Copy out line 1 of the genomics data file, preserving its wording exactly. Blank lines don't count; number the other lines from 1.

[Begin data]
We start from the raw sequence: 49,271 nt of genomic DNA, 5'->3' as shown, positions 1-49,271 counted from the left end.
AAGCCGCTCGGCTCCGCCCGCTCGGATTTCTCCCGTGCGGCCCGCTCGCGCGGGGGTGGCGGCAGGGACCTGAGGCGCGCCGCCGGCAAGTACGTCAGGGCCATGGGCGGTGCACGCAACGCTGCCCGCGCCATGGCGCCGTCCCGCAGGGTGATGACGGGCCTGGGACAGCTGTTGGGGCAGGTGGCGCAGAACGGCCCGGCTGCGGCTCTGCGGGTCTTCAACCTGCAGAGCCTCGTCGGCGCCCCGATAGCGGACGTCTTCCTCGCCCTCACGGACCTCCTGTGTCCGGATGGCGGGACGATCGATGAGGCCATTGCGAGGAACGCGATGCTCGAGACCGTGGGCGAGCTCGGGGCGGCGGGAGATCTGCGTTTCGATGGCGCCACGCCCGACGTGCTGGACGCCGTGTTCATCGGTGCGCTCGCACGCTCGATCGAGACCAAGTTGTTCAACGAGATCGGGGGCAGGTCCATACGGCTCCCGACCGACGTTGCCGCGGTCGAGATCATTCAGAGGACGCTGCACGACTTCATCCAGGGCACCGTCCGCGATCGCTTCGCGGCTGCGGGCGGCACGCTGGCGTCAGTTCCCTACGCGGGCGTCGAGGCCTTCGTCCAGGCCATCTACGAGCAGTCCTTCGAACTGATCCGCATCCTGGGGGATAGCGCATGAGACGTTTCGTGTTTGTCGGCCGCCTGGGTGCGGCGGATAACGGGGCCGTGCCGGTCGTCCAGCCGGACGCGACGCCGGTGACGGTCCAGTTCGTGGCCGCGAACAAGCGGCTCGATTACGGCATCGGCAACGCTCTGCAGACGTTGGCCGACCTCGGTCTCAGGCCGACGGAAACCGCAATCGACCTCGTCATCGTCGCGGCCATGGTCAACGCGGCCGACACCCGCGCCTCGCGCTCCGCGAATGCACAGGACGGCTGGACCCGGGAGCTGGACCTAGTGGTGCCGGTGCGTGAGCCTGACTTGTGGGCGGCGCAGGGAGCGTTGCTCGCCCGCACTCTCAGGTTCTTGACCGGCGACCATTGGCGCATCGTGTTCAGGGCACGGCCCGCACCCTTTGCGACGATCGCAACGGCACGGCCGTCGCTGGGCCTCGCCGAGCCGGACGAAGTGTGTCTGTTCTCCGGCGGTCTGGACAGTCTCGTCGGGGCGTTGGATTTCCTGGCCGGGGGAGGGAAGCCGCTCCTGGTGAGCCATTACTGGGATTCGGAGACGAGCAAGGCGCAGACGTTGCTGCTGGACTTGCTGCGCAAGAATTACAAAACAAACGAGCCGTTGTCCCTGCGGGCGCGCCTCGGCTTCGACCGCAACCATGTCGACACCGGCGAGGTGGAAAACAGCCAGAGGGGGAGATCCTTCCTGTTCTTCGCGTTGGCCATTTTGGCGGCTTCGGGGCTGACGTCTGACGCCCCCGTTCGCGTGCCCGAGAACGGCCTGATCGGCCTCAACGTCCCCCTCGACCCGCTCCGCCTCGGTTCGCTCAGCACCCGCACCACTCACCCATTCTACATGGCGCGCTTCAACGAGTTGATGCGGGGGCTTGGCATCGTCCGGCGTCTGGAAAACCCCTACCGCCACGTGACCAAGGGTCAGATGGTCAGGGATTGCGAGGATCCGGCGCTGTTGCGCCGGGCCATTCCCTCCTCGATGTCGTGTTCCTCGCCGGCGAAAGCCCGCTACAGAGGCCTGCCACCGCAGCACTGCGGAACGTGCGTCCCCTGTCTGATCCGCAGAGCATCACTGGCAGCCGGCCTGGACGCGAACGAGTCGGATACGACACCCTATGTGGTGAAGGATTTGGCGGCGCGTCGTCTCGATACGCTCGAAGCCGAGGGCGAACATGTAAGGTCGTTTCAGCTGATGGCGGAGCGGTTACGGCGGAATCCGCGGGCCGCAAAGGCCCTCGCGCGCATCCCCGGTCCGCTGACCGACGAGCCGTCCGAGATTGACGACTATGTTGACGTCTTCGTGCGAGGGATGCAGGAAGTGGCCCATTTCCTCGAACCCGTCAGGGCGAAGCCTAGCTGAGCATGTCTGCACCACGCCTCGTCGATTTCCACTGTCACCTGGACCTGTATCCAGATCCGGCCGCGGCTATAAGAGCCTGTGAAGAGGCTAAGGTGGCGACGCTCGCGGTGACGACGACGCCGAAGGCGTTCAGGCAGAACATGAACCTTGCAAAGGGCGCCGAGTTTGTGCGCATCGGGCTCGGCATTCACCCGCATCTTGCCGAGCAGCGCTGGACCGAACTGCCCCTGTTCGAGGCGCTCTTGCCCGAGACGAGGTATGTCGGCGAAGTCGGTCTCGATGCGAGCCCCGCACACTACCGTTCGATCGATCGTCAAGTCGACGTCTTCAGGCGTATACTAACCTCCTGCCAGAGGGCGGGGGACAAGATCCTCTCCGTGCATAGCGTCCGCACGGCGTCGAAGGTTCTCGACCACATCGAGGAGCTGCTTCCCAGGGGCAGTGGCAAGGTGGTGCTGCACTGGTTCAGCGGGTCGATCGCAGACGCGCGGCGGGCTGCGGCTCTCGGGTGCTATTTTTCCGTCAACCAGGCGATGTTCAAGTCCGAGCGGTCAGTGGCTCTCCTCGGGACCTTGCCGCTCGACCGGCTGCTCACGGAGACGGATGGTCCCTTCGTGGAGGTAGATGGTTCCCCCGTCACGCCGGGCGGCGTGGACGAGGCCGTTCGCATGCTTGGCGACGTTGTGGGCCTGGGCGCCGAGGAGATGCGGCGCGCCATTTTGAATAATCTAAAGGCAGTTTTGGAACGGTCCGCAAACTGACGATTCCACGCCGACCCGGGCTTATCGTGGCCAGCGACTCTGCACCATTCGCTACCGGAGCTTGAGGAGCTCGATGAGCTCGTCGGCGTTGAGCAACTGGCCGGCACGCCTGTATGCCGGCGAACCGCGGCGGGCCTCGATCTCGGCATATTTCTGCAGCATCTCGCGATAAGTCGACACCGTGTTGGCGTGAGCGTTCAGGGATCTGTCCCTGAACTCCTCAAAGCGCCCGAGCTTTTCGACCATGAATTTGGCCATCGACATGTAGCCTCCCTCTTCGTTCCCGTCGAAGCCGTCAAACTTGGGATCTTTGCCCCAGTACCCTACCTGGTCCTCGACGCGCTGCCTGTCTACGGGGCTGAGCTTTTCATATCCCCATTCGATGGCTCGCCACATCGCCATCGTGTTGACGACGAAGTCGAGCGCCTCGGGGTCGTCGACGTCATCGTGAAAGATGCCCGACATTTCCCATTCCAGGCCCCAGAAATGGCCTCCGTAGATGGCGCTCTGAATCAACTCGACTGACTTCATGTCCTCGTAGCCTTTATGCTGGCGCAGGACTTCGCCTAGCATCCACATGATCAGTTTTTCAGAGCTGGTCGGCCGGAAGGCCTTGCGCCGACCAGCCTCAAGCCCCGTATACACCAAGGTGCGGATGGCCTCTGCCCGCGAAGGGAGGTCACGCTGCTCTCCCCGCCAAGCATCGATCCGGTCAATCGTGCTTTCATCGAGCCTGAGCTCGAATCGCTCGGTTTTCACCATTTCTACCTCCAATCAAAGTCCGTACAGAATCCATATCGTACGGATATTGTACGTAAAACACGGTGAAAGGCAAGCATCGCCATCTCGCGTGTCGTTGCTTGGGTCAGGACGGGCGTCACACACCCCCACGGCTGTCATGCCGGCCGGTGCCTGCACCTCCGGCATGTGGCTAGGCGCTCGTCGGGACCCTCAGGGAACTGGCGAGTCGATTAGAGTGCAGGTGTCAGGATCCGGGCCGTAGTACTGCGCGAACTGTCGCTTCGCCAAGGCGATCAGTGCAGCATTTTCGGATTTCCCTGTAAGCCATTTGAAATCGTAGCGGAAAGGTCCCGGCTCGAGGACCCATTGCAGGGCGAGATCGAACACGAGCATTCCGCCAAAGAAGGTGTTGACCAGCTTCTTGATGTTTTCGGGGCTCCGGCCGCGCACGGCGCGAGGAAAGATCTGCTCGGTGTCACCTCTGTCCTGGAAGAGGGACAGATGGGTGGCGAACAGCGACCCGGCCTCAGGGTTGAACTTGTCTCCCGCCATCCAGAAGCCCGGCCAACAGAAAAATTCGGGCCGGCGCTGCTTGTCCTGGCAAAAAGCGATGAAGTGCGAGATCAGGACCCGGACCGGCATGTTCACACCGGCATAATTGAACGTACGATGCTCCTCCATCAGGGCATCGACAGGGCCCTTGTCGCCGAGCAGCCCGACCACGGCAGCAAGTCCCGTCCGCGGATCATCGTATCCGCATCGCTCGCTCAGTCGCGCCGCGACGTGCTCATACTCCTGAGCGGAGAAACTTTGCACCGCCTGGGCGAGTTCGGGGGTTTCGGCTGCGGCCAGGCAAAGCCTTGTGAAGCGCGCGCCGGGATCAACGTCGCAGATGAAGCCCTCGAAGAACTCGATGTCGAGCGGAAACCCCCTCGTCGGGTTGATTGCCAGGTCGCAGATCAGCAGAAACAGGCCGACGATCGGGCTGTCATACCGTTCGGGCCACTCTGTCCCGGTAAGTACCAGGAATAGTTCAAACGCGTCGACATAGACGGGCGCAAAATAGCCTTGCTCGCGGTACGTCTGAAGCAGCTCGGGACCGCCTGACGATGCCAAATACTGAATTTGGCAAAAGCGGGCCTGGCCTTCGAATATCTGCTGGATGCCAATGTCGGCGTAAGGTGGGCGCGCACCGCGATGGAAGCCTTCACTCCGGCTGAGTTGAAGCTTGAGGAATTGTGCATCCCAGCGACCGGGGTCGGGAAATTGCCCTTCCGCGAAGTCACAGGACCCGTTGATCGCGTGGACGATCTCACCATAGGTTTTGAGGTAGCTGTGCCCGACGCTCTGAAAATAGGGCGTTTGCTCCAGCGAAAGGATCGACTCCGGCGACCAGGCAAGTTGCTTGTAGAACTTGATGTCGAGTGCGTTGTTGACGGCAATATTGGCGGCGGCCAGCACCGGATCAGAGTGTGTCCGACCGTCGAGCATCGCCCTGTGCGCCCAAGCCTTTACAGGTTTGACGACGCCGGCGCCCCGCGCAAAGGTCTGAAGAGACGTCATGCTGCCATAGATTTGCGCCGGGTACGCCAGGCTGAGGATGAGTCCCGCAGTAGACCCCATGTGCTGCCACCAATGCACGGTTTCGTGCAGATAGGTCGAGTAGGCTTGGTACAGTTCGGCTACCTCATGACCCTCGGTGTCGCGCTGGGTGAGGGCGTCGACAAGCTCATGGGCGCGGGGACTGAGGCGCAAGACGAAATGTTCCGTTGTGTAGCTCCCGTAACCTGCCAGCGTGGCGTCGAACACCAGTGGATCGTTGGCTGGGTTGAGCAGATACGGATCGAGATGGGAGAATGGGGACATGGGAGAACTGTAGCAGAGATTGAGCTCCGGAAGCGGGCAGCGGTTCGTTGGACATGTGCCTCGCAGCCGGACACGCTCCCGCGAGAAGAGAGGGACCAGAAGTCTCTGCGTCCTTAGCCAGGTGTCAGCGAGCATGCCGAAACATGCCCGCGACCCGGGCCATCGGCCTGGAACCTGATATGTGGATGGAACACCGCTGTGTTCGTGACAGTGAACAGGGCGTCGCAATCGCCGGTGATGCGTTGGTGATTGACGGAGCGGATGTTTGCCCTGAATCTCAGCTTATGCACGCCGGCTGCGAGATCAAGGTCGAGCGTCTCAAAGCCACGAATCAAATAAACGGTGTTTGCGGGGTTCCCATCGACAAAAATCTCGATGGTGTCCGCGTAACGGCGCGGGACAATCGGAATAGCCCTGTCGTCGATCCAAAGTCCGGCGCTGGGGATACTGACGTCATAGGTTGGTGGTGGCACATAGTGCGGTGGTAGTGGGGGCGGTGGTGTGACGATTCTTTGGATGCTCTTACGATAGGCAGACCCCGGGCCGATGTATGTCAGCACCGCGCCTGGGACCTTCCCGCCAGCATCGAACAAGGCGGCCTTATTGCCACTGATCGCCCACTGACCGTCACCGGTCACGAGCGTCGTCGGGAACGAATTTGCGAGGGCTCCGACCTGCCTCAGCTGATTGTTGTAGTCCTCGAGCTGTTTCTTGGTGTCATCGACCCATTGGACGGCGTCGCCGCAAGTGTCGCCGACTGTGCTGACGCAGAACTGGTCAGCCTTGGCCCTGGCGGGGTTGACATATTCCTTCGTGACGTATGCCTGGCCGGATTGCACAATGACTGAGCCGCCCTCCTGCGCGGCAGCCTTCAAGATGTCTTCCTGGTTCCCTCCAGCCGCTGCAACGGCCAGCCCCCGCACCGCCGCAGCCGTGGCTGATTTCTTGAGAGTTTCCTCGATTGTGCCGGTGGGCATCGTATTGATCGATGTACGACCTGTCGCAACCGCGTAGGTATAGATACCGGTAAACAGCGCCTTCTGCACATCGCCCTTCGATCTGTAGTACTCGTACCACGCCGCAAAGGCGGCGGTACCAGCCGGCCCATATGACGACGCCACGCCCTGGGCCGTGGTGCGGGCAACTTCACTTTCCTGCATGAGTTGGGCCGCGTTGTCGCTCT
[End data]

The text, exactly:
We start from the raw sequence: 49,271 nt of genomic DNA, 5'->3' as shown, positions 1-49,271 counted from the left end.